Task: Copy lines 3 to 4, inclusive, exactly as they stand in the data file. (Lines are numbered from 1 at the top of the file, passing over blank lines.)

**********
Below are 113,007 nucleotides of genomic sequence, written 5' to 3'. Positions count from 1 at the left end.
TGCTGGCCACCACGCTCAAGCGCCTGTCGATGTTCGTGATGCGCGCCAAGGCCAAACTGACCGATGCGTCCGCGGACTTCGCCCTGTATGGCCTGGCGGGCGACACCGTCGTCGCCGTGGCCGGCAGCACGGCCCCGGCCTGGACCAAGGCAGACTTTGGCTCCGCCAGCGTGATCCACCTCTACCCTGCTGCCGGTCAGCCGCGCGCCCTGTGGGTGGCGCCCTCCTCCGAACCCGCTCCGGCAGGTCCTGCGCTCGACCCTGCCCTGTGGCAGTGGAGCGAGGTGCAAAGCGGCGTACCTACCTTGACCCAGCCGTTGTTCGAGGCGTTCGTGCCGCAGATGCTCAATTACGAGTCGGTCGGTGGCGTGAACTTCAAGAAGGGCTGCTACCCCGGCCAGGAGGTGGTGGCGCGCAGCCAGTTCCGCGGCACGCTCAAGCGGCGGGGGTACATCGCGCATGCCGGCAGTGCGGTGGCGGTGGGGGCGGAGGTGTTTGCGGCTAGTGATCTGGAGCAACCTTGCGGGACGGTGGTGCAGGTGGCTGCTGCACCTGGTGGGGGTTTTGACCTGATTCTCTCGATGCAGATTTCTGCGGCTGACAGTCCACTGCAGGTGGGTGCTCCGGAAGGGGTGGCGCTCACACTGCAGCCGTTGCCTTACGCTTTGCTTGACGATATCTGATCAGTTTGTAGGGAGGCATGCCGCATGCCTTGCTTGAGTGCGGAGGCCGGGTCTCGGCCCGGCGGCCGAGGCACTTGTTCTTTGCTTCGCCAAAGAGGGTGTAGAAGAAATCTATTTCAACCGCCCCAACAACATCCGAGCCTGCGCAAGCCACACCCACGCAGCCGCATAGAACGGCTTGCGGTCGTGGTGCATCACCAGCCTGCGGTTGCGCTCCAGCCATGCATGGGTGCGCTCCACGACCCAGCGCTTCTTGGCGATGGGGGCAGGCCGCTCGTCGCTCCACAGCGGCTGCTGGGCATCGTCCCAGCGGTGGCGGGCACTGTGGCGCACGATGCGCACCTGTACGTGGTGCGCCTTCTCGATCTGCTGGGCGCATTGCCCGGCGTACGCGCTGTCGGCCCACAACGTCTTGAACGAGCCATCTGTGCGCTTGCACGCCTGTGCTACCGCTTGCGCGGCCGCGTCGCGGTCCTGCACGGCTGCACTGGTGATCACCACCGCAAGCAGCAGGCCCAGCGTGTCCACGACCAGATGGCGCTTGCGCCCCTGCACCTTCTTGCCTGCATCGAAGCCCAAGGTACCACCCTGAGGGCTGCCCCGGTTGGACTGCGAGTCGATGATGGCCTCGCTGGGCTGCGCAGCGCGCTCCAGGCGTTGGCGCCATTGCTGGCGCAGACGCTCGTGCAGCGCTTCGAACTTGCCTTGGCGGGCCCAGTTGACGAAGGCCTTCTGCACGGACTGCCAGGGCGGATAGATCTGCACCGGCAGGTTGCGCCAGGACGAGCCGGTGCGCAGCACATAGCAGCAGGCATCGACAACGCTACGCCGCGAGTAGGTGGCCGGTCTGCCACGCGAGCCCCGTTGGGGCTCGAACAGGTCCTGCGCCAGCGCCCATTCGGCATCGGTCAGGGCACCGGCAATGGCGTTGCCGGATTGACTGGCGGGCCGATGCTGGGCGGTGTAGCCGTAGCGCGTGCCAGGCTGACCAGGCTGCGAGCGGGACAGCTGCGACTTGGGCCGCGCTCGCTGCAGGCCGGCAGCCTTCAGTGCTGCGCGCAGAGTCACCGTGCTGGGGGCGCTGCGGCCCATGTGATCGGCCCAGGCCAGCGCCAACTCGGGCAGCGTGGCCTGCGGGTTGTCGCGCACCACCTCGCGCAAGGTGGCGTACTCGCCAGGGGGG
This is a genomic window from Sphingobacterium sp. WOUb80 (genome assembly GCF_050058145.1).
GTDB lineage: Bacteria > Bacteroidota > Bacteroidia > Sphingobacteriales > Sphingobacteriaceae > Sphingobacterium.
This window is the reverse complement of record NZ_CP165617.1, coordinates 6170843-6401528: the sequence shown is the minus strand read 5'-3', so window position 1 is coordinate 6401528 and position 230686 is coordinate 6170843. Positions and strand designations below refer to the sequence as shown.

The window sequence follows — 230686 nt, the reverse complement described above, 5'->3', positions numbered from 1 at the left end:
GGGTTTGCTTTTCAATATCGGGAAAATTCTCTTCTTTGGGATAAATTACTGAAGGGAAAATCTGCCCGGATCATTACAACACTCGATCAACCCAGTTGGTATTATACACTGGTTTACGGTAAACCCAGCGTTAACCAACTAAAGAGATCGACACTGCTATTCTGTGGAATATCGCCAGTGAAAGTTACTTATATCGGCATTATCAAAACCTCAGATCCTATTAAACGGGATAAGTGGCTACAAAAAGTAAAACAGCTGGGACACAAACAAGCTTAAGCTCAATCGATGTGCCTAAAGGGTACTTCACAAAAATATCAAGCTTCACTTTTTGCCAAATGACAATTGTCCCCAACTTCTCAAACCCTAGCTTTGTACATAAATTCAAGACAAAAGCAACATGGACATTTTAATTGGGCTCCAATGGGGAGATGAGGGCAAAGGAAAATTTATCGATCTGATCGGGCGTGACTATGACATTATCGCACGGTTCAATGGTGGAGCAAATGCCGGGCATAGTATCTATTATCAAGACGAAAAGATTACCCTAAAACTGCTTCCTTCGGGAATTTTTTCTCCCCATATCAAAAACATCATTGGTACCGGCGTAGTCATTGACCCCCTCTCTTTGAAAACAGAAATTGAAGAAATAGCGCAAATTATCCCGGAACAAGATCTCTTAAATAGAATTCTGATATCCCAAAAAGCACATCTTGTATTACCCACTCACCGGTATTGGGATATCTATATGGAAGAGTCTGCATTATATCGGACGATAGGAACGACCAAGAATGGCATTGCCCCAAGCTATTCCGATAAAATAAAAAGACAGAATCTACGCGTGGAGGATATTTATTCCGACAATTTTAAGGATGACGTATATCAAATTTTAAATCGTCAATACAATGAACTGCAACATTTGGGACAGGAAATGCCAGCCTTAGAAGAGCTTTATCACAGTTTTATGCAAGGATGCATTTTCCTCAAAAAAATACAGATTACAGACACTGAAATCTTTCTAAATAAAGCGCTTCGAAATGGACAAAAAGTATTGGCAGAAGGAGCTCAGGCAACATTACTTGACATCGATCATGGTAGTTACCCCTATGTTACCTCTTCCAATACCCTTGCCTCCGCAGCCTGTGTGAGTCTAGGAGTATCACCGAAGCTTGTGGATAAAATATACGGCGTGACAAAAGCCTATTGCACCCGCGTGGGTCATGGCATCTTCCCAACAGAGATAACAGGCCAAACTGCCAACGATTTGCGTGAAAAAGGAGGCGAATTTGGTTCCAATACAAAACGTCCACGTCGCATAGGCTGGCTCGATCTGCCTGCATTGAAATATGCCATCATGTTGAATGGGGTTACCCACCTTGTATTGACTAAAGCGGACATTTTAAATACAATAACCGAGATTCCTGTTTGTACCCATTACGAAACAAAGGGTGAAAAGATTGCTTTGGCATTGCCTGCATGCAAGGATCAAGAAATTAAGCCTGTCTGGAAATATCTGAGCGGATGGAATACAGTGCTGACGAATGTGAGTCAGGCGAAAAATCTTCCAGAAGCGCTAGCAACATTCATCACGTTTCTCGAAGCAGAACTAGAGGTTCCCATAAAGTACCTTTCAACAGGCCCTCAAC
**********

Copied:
This is a genomic window from Sphingobacterium sp. WOUb80 (genome assembly GCF_050058145.1).
GTDB lineage: Bacteria > Bacteroidota > Bacteroidia > Sphingobacteriales > Sphingobacteriaceae > Sphingobacterium.